All thoughts, all passions, all delights,
Whatever stirs this mortal frame,
Are all but ministers of love,
Oft in my waking dreams do I
Live o'er again that happy hour,
When midway on the mount I lay, Beside the ruined tower.
The moonshine, stealing o'er the scene,
Had blended with the lights of eve;
And she was there, my hope, my joy, My own dear Genevieve!
She leaned against the armed man, The statue of the armed knight; She stood and listened to my lay Amid the lingering light.
Few sorrows hath she of her own,
My hope, my joy, my Genevieve :
She loves me best whene'er I sing The songs that make her grieve.
I played a soft and doleful air,
I sang an old and moving story
An old rude song that suited well That ruin wild and hoary.
She listened with a flitting blush,
With downcast eyes and modest grace;
For well she knew I could not choose But gaze upon her face.
I told her of the knight that wore
Upon his shield a burning brand;
And that for ten long years he wooed The lady of the land.
I told her how he pined; and ah!
The deep, the low, the pleading tone
With which I sang another's love,
She listened with a flitting blush,
Too fondly on her face. 301
My babe so beautiful! it thrills my heart
Whether the summer clothe the general earth
With greenness, or the redbreast sit and sing
Love, Hope, and Patience in Education.
O'er wayward childhood wouldst thou hold firm rule,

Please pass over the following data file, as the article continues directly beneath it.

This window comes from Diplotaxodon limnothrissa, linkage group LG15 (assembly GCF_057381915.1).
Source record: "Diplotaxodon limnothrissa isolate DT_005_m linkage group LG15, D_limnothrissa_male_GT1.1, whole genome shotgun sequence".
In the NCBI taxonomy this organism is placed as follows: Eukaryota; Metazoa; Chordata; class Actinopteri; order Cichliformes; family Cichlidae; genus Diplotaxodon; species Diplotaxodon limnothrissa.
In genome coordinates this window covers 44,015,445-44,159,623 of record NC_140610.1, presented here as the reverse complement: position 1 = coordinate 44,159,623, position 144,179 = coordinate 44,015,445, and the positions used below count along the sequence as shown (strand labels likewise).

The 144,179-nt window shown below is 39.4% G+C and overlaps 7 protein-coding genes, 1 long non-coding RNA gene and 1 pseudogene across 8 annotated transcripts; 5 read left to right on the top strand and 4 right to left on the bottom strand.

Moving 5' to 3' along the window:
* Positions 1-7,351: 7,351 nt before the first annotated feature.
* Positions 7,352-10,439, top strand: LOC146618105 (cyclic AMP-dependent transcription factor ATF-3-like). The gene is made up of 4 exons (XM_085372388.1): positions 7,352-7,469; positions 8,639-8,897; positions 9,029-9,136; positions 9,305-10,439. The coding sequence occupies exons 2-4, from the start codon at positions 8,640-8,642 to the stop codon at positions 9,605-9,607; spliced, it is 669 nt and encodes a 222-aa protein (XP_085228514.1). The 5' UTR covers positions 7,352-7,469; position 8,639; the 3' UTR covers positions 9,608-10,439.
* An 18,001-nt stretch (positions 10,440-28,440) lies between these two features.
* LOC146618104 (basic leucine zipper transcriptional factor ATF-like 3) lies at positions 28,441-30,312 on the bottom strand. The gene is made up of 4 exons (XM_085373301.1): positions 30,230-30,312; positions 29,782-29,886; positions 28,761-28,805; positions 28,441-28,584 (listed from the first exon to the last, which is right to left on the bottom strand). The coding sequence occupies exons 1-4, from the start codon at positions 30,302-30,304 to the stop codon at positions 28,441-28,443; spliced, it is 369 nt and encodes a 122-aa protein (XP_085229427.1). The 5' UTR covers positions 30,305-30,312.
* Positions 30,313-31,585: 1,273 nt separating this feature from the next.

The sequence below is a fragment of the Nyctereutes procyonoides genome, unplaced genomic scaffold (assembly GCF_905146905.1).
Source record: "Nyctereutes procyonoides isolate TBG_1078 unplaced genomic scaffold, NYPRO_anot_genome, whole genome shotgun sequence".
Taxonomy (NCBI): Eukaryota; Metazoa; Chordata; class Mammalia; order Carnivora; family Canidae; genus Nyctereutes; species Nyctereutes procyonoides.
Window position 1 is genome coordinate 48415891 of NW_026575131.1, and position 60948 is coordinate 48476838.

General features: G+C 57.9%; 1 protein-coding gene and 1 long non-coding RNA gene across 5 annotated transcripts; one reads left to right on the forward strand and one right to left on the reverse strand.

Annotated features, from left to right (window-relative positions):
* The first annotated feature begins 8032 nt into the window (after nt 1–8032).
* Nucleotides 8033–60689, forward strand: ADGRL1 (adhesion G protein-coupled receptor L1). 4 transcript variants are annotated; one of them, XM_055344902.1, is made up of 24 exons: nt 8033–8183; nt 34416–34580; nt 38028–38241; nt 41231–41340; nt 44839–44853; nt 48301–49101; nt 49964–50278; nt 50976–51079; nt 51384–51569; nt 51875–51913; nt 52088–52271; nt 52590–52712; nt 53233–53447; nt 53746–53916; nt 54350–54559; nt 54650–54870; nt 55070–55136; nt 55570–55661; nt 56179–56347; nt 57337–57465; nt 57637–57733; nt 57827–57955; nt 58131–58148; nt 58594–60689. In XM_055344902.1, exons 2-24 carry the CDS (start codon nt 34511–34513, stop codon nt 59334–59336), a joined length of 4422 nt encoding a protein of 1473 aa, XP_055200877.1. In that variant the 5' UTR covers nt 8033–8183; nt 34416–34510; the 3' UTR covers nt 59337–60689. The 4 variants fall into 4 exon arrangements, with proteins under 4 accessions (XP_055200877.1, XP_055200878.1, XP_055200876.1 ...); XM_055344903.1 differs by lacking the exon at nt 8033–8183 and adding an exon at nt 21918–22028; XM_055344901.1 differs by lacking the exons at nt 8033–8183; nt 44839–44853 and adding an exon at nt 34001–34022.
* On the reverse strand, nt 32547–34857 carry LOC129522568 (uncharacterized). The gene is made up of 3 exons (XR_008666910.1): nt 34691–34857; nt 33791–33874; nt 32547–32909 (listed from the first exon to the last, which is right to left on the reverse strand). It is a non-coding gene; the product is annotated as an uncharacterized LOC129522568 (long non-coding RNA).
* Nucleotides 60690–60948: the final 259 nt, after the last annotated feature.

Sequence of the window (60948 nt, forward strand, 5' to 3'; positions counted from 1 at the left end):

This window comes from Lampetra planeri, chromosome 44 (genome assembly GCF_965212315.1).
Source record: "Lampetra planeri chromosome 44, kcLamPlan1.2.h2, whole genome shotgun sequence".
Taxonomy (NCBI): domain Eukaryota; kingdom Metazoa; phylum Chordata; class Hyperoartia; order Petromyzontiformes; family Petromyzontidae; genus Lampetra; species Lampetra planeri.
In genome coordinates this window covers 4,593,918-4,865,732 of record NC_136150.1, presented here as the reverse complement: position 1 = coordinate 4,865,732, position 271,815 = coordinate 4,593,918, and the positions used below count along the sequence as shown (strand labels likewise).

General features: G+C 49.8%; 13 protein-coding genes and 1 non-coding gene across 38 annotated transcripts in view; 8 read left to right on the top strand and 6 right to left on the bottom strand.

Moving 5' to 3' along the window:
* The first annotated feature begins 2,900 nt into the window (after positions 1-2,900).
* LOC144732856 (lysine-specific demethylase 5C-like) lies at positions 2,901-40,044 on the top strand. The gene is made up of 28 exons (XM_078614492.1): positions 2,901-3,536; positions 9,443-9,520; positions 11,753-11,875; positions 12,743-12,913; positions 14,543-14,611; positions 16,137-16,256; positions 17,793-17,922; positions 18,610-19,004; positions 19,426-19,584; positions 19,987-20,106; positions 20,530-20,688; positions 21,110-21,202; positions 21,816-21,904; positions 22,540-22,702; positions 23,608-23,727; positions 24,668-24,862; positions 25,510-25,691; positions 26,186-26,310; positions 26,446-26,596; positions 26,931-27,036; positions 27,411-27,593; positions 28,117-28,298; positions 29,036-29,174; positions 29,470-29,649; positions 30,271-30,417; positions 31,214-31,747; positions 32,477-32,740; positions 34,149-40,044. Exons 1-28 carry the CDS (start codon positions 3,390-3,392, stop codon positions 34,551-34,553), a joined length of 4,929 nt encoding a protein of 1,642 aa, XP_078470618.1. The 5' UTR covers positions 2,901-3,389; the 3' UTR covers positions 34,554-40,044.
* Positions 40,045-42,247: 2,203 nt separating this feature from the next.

Youth and Age.
Werse, a breeze 'mid blossoms straying,
Flowers are lovely; Love is flower-like;
The REv. WILLIAM LISLE BowLEs enjoys the distinction of having ‘delighted and inspired’ the genius of Coleridge. His first publication was a small volume of sonnets published in 1789, to which additions were made from time to time, and in 1805 the collection had reached a ninth edition. Various other poetical works proceeded from the pen of Mr Bowles: Coombe Ellen and St Michael's Mount, 1798; Battle of the Nile, 1799; Sorrows of Switzerland, 1801; Spirit of Discovery, 1805; The Missionary of the Andes, 1815; Days Departed, 1828; St John in Patmos, 1833; &c. None of these works can be said to have been popular, though all of them contain passages of fine descriptive and meditative verse. Mr Bowles had the true poetical feeling and imagination, refined by classical taste and acquirements. Coleridge was one of his earliest and most devoted admirers. A volume of Mr Bowles's sonnets falling into the hands of the enthusiastic young poet, converted him from some ‘perilous errors’ to the love of a style of poetry at once tender and manly. The pupil outstripped his master in richness and luxuriance, though not in elegance or correctness. Mr Bowles, in 1806, edited an edition of Pope's works, which, being attacked by Campbell in his Specimens of the Poets, led to a literary controversy, in which Lord Byron and others took a part. Bowles insisted strongly on descriptive poetry forming an indispensable part of the poetical character; “every rock, every leaf, every diversity of hue in nature's variety. Campbell, on the other hand, objected to this Dutch minuteness and perspicacity of colouring, and claimed for the poet (what Bowles never could have denied) nature, moral as well as external, the poetry of the passions, and the lights and shades of human manners. In reality, Pope occupied a middle position, inclining to the artificial side of life. Mr